"One thing is Toyota began an aggressive schedule to open more production bases overseas but that was the beginning of its problems. To duplicate the quality and fastidiousness of Japanese plants was difficult. They were running to be number one at the expense of quality."
Toyota's well-documented crises of quality from 2009 and 2010 set the company back in consumers' eyes, says Dunne, which has led to challenges from other carmakers.
"The threat from (South Korea's) Hyundai has been well documented. American automakers have boosted quality, innovation and styling too," says Dunne. "For example, the Ford Focus has been a spectacular success. It was the best-selling model in 2012 but Toyota's Corolla had perennially been the best-selling car over the ten years before that."
But Dunne adds Toyota is slowly regaining customer trust after a series of recalls.
In December 2012, Toyota agreed to pay $1.1 billion to settle a class-action suit by car owners who claimed they suffered economic losses because of unintended acceleration in its cars. That same month, the company also agreed to pay a record $17.4 million to the U.S. National Highway Traffic Safety Administration for problems that led to a 2012 recall in one of its Lexus models.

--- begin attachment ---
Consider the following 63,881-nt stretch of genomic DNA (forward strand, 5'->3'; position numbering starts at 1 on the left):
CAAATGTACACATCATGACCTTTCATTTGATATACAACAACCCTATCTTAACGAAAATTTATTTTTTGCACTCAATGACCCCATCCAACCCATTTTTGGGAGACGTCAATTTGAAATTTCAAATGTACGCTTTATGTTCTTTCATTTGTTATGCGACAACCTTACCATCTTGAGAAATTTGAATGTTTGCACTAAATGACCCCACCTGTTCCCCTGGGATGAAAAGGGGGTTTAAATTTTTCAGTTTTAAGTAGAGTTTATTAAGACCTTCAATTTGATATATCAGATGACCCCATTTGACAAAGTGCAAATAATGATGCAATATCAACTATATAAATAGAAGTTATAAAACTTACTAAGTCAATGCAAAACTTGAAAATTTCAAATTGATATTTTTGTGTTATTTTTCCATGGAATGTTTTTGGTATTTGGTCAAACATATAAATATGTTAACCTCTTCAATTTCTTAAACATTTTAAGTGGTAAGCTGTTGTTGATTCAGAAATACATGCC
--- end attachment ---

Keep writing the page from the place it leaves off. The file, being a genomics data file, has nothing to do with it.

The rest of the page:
As for direction at the world's largest automaker, Dunne says he has heard good things about the leadership style of Toyota's president and CEO that aims to foster innovation.
"I hear Akio Toyoda enters a room with an entourage of extremely bright engineers and colleagues but he also says 'don't get too burrowed in' and 'let's open our eyes and see what we can do differently'. It seems there's an awakening among the Japanese."